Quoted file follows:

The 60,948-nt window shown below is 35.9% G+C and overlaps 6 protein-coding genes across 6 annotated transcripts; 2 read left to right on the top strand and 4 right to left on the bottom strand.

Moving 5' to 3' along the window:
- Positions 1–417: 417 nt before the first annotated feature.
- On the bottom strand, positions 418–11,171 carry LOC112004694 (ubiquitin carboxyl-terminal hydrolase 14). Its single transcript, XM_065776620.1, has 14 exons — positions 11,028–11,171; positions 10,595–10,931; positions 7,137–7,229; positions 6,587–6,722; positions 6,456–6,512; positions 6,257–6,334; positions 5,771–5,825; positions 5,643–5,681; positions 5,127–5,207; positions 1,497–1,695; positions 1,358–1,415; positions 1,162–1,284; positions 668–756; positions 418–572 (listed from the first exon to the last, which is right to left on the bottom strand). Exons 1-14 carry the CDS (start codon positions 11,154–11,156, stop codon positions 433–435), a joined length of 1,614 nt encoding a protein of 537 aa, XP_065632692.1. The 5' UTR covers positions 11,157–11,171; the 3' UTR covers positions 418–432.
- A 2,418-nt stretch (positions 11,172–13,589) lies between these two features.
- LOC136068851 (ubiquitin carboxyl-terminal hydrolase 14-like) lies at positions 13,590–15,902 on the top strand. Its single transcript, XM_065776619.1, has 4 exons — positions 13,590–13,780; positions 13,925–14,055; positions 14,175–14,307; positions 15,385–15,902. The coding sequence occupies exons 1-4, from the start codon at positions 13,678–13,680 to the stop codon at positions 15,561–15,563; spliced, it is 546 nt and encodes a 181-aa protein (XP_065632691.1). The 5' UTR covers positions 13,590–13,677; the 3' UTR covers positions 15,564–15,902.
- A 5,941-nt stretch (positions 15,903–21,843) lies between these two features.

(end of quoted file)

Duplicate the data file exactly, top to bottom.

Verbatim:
The 60,948-nt window shown below is 35.9% G+C and overlaps 6 protein-coding genes across 6 annotated transcripts; 2 read left to right on the top strand and 4 right to left on the bottom strand.

Moving 5' to 3' along the window:
- Positions 1–417: 417 nt before the first annotated feature.
- On the bottom strand, positions 418–11,171 carry LOC112004694 (ubiquitin carboxyl-terminal hydrolase 14). Its single transcript, XM_065776620.1, has 14 exons — positions 11,028–11,171; positions 10,595–10,931; positions 7,137–7,229; positions 6,587–6,722; positions 6,456–6,512; positions 6,257–6,334; positions 5,771–5,825; positions 5,643–5,681; positions 5,127–5,207; positions 1,497–1,695; positions 1,358–1,415; positions 1,162–1,284; positions 668–756; positions 418–572 (listed from the first exon to the last, which is right to left on the bottom strand). Exons 1-14 carry the CDS (start codon positions 11,154–11,156, stop codon positions 433–435), a joined length of 1,614 nt encoding a protein of 537 aa, XP_065632692.1. The 5' UTR covers positions 11,157–11,171; the 3' UTR covers positions 418–432.
- A 2,418-nt stretch (positions 11,172–13,589) lies between these two features.
- LOC136068851 (ubiquitin carboxyl-terminal hydrolase 14-like) lies at positions 13,590–15,902 on the top strand. Its single transcript, XM_065776619.1, has 4 exons — positions 13,590–13,780; positions 13,925–14,055; positions 14,175–14,307; positions 15,385–15,902. The coding sequence occupies exons 1-4, from the start codon at positions 13,678–13,680 to the stop codon at positions 15,561–15,563; spliced, it is 546 nt and encodes a 181-aa protein (XP_065632691.1). The 5' UTR covers positions 13,590–13,677; the 3' UTR covers positions 15,564–15,902.
- A 5,941-nt stretch (positions 15,903–21,843) lies between these two features.